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Karl Marx on TV!

September 2, 2010 by admin

I am struck by the notice at the bottom of the C SPAN3 screen that there will be a program about Karl Marx on TV.
Today at 8pm (ET) on C-SPAN3
C-SPAN3 History: Karl Marx & Communism

It seems odd even to see or the name "Karl Marx" on TV. I literally can't remember the last time. Then I think how odd is that? And what does it say about the limitations placed on the world view presented to us on TV? All TV, even C SPAN?

After all, any way you slice it, Karl Marx was a pretty important person. He was at least as important as Hitler or Lincoln or Edison or Queen Elizabeth. After all he is unchallenged as the father of modern Communism. There is no question about that! The extreme Left and the extreme Right agree on very little but they all agree on that! Even his loyal sidekick Engels would give Karl the node.

When you consider that so many 'secondary' historical figures of the last century including Lenin, Stalin, Mao Tse Tung, Ho Chi Minh, and Fidel have tried to implement his teachings and follow in his footsteps, is it a wonder that we are present so little about the man himself?

I am not here arguing the correctness of his theories, although I may do that on another occasion. I am arguing his historical significant. In many ways this thinker from the 19th century can be said to have dominated the 20th century. Consider this brief reprise. WWI led directly to the Russian Revolution and the opting out of several hundred people. WWII led to Communist victories in China, Korea, Eastern Europe, almost Western Europe and eventually Vietnam. All this was done under the banner of Karl Marx! On every continent and in virtually every sphere of human activity, in wars both Hot and Cold, a titanic struggle has proceeded around the gauntlet that was thrown down by Marx and Engels when they published the Communist Manifesto in 1848, but to the American TV viewing audience he is unknown. Even on the "History Channel". For example, a search of "Marx" on turns up only these four hits:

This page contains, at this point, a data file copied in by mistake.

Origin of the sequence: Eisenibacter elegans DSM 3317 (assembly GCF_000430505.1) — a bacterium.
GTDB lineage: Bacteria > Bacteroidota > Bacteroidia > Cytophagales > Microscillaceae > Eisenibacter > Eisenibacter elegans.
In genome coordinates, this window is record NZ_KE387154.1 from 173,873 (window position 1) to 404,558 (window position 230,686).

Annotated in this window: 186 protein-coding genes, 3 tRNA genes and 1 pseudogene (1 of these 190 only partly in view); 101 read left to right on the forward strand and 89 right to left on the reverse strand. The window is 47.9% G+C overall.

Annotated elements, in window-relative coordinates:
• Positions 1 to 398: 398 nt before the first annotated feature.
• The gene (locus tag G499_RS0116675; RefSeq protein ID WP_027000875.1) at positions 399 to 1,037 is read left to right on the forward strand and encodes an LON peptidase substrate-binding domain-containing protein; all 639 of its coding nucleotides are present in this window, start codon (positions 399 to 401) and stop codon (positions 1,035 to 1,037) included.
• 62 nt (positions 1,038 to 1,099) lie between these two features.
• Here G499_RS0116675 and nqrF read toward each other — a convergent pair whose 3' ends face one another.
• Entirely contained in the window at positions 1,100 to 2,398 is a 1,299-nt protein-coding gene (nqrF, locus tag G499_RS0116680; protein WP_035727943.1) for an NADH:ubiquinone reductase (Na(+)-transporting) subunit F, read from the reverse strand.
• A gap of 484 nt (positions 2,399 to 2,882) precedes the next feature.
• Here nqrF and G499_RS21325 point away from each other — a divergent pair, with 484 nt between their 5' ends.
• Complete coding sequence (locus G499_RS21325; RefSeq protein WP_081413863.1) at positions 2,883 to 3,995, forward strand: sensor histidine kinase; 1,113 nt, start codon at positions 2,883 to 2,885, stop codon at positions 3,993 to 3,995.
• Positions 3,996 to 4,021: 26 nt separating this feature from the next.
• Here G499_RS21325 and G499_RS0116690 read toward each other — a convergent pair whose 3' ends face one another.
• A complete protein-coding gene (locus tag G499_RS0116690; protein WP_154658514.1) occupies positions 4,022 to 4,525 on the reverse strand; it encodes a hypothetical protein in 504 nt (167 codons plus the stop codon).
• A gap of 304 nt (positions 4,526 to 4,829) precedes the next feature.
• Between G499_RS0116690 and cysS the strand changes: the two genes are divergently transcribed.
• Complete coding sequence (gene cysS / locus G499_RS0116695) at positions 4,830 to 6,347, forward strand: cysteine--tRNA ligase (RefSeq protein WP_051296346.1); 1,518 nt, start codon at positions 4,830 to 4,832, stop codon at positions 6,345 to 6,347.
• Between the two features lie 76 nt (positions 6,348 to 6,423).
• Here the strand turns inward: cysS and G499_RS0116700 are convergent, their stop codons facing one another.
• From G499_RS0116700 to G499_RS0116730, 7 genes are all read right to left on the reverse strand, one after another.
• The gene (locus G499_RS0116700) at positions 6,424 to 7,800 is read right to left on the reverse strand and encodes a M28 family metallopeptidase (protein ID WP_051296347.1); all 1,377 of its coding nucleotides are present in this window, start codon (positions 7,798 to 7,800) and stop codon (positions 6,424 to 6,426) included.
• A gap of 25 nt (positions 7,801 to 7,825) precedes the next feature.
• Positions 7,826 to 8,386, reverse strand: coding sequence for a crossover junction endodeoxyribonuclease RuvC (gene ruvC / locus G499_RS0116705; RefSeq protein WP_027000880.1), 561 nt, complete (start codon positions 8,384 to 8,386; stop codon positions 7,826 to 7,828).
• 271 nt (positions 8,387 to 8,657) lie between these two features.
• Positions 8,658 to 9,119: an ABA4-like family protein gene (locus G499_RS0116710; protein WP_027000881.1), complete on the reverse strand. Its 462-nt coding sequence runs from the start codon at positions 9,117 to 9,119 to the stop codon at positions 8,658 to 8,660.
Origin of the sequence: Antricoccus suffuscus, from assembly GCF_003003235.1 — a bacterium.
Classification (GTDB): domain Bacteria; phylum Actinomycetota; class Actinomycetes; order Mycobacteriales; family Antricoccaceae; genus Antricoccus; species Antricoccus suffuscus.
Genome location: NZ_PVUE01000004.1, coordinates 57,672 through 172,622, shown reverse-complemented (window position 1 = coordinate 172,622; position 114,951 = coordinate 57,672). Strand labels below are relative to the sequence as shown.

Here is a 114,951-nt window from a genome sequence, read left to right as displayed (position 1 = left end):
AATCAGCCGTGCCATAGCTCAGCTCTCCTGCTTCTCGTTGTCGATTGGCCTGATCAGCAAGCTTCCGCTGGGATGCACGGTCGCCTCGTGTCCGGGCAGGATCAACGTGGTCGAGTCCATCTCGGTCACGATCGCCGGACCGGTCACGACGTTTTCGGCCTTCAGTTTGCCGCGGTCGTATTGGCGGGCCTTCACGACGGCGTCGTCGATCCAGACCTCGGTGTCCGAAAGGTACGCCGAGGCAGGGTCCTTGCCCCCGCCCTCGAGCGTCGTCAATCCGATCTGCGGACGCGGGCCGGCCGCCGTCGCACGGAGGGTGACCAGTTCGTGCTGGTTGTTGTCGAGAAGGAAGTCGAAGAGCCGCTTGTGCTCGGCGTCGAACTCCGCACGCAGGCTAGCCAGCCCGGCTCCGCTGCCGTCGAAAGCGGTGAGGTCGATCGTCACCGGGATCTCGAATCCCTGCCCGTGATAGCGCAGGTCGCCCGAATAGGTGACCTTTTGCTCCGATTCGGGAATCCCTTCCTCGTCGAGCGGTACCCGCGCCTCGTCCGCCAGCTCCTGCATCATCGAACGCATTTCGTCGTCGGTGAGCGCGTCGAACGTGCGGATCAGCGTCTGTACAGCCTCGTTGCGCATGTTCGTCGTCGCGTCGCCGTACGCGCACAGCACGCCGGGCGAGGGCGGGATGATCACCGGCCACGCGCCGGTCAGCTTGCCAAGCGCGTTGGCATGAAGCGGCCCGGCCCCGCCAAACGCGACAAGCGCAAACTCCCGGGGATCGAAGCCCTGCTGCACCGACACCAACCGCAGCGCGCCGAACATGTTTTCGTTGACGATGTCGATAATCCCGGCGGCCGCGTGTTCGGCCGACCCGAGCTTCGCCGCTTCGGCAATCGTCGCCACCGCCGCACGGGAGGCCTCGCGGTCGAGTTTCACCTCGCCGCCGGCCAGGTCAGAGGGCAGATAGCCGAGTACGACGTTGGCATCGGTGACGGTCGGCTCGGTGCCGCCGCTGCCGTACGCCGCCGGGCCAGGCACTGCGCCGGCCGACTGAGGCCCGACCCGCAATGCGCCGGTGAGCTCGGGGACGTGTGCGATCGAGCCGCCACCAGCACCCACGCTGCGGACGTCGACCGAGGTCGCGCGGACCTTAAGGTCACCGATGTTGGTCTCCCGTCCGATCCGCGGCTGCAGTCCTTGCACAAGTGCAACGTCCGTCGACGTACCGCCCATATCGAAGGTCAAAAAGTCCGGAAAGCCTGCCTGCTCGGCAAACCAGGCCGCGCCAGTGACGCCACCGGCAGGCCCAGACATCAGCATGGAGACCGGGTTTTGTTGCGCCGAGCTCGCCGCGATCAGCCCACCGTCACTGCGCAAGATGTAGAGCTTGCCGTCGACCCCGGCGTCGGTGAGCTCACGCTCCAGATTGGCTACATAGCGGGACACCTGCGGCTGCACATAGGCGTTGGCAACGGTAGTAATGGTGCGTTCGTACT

The History Of St. Patrick's Day - Literary Ireland - George Bernard Shaw By the mid-1880s Shaw discovered the writings of Marx and turned to socialist polemics and critical journalism.
World War II - Key Figures - The Axis - Josef Stalin The Revolutionary While studying for the priesthood, Stalin read forbidden literature, including Karl Marx's Das Kapital, and . . .
History Channel Classroom: Karl Marx wrote that religion was "the opiate of the people."
History Channel Classroom: Compare the philosophy of Pythagoras and Karl Marx.

So according to the History Channel all we really need to know about Karl Marx is that some people, bad and maybe not so bad were influenced by him and he said that religion was "the opiate of the people." How strange.

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